Keren Ben-Ezra, founder of Keren’s Nursery, answers our question on finding the perfect place to start your child’s education
There are many nurseries to choose from out there and it is very hard to know what is best for you and your child. Most of the good nurseries become fully booked a year in advance, so make sure you are early to book. Invest time in viewing nurseries that have good reputations. The best nurseries will be the ones you received personal recommendations about from parents. After you have compiled a shortlist of reputable nurseries, arrange to visit them. The most important points to look at when viewing a nursery are:
Are the children happy? Do they look interested, engaged and busy?
‘Free play’ and ‘child-led activities’ are not a valid excuse when children appear passive, disinterested and bored.
Are staff kind, engaging, attentive and passionate about childcare?
The nursery facilities are of little importance if the staff looking after your child appear remote and disinterested.
Is the nursery clean and organised?
Good nurseries usually appear very busy to the eye, with filled display boards and tables laden with activities, but that is not to be confused with being unclean.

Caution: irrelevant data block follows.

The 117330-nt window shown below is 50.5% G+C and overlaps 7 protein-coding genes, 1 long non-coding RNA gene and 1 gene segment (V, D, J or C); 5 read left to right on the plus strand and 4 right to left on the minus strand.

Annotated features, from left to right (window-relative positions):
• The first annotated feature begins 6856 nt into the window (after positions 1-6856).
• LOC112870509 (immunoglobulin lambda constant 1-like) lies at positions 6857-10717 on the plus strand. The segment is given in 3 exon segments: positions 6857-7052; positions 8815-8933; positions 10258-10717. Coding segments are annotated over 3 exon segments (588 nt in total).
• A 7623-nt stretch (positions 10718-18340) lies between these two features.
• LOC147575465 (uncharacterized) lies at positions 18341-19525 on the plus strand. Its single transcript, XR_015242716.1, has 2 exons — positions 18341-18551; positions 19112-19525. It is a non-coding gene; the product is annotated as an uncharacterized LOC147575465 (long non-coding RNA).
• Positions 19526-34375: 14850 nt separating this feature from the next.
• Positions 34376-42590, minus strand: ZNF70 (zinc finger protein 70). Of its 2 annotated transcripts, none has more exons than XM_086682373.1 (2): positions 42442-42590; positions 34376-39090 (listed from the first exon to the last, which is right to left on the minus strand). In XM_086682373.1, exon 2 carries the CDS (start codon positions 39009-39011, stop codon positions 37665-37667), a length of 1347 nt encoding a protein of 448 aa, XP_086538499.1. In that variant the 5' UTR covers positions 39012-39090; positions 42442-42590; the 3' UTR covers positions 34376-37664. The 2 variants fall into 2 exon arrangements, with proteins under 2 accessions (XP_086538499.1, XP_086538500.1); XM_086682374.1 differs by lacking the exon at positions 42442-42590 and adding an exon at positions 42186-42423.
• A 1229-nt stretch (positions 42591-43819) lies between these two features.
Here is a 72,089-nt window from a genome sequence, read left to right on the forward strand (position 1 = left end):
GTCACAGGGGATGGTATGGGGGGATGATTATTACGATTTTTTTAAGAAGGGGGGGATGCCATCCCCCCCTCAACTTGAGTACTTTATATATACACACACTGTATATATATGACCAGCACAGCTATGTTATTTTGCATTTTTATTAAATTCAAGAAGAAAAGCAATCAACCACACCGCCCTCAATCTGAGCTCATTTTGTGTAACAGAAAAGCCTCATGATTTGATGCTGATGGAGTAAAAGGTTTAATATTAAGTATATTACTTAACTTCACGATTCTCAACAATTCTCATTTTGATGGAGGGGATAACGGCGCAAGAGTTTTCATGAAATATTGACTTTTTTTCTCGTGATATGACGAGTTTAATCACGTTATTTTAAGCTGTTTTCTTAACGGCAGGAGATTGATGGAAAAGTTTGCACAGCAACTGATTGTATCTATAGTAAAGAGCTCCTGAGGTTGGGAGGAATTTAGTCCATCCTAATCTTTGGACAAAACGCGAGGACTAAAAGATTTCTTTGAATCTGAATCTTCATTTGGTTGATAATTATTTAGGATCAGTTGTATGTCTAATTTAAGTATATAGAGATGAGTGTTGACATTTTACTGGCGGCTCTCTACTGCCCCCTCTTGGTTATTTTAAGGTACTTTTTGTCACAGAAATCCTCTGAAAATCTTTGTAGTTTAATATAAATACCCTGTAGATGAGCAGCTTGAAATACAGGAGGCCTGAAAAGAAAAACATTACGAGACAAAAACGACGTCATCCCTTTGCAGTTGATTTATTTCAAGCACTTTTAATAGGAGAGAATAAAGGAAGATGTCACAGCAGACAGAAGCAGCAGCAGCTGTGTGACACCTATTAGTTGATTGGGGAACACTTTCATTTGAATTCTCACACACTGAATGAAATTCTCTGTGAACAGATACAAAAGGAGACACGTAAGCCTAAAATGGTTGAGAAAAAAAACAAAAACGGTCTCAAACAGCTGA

Is there a daily routine?
Children thrive on routine. Knowing what comes next is vital for their wellbeing and confidence. Often nurseries lacking proper routine experience high levels of noise and chaos from bored and often unsettled children.
Above all, follow your instincts.
Following a visit to the nursery, do you trust it to look after your child? If your gut tells you no, continue on your search.
On top of all the above, it is always good to make sure the nursery is registered with Ofsted, and to read their last report, as Ofsted will have made sure the legal requirements have been met. The National Day Nursery Association has a quality assurance scheme which is a very high benchmark – look to see if the nursery has this accreditation as it will be an indicator of excellent practice.